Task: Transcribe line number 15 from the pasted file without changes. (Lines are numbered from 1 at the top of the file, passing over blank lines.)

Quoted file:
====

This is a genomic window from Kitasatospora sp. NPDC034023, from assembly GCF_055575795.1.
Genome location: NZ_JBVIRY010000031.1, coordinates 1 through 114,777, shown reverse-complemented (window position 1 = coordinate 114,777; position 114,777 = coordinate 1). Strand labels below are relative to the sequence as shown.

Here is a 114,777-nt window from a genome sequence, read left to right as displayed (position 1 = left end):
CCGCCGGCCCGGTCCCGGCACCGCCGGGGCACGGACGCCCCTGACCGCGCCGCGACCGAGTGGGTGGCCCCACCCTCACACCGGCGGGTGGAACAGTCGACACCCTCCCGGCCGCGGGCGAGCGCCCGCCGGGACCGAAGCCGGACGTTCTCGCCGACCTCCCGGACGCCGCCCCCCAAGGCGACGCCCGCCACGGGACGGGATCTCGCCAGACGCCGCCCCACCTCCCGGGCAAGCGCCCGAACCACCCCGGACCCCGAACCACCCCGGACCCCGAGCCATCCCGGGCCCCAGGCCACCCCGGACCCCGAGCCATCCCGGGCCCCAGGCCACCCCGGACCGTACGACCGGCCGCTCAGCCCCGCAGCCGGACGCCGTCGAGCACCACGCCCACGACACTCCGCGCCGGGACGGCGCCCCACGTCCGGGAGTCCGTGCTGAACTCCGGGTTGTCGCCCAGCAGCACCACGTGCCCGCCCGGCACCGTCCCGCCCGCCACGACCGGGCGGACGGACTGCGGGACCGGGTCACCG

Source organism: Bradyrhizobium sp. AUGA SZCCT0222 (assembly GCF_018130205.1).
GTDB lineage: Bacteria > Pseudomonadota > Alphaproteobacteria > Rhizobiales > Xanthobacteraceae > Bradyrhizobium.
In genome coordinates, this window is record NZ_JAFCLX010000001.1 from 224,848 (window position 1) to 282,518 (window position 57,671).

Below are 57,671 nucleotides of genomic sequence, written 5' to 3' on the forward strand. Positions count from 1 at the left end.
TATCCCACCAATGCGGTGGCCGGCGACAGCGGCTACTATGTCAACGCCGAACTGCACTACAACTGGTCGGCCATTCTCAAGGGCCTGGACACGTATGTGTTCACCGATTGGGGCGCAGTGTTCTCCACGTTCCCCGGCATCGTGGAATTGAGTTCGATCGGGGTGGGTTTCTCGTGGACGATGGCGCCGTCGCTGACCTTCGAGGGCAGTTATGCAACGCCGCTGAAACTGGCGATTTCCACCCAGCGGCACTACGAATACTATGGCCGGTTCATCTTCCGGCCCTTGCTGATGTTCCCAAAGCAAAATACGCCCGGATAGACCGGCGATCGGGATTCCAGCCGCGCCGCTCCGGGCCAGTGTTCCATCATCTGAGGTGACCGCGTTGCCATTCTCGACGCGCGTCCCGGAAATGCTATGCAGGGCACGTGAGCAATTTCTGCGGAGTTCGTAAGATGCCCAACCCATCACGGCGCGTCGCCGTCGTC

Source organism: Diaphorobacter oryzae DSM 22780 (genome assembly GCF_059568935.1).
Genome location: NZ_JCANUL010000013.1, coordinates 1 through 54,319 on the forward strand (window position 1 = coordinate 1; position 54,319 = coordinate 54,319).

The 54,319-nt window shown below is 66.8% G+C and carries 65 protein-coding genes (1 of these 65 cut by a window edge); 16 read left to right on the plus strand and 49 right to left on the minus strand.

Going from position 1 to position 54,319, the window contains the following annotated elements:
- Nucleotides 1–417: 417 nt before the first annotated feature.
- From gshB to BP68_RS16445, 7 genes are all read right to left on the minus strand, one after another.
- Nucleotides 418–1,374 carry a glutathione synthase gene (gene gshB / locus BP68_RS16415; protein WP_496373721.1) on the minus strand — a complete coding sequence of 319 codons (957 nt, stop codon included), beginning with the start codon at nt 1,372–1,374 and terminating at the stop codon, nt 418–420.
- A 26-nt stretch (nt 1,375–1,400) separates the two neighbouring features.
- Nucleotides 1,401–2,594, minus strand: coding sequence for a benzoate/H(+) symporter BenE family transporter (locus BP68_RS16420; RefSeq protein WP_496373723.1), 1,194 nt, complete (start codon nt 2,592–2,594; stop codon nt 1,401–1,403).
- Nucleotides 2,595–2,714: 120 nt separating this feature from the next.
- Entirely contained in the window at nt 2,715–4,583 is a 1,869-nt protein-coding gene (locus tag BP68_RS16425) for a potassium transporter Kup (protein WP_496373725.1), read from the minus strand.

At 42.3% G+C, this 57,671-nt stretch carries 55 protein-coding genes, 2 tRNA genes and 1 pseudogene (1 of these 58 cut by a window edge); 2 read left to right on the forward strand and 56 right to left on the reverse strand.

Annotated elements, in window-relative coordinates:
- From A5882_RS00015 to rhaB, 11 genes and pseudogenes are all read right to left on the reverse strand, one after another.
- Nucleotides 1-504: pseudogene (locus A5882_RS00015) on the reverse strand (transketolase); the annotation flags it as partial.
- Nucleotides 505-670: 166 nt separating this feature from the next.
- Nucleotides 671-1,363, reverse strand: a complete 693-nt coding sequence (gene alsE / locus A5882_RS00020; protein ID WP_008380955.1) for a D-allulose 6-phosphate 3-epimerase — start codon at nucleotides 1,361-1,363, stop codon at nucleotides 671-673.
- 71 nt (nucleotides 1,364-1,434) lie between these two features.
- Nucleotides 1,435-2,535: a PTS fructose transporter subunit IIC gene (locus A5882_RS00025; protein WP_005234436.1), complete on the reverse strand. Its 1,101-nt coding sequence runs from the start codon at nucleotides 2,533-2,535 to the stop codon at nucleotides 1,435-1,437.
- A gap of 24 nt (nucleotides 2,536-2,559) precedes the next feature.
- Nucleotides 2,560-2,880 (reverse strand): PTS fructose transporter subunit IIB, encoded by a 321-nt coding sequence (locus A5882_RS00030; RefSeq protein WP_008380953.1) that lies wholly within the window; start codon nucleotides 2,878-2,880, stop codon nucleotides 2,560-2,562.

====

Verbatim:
- From gshB to BP68_RS16445, 7 genes are all read right to left on the minus strand, one after another.